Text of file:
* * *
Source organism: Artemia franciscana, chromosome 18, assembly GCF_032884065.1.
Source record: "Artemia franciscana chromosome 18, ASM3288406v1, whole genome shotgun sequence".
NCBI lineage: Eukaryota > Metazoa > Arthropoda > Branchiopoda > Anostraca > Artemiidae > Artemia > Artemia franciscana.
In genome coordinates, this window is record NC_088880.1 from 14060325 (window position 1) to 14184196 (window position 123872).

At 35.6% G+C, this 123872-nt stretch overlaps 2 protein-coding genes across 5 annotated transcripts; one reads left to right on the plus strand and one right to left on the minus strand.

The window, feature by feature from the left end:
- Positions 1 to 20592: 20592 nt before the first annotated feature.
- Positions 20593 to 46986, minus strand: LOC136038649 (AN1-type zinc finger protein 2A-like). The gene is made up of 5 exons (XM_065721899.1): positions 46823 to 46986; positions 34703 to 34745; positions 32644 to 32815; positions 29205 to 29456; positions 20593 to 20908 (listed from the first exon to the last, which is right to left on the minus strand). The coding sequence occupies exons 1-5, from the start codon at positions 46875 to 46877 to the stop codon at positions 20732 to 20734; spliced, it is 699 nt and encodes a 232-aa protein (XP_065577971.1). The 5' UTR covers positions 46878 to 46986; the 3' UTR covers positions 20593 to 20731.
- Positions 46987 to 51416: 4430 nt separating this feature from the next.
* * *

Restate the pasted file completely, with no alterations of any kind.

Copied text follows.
Source organism: Artemia franciscana, chromosome 18, assembly GCF_032884065.1.
Source record: "Artemia franciscana chromosome 18, ASM3288406v1, whole genome shotgun sequence".
NCBI lineage: Eukaryota > Metazoa > Arthropoda > Branchiopoda > Anostraca > Artemiidae > Artemia > Artemia franciscana.
In genome coordinates, this window is record NC_088880.1 from 14060325 (window position 1) to 14184196 (window position 123872).

At 35.6% G+C, this 123872-nt stretch overlaps 2 protein-coding genes across 5 annotated transcripts; one reads left to right on the plus strand and one right to left on the minus strand.

The window, feature by feature from the left end:
- Positions 1 to 20592: 20592 nt before the first annotated feature.
- Positions 20593 to 46986, minus strand: LOC136038649 (AN1-type zinc finger protein 2A-like). The gene is made up of 5 exons (XM_065721899.1): positions 46823 to 46986; positions 34703 to 34745; positions 32644 to 32815; positions 29205 to 29456; positions 20593 to 20908 (listed from the first exon to the last, which is right to left on the minus strand). The coding sequence occupies exons 1-5, from the start codon at positions 46875 to 46877 to the stop codon at positions 20732 to 20734; spliced, it is 699 nt and encodes a 232-aa protein (XP_065577971.1). The 5' UTR covers positions 46878 to 46986; the 3' UTR covers positions 20593 to 20731.
- Positions 46987 to 51416: 4430 nt separating this feature from the next.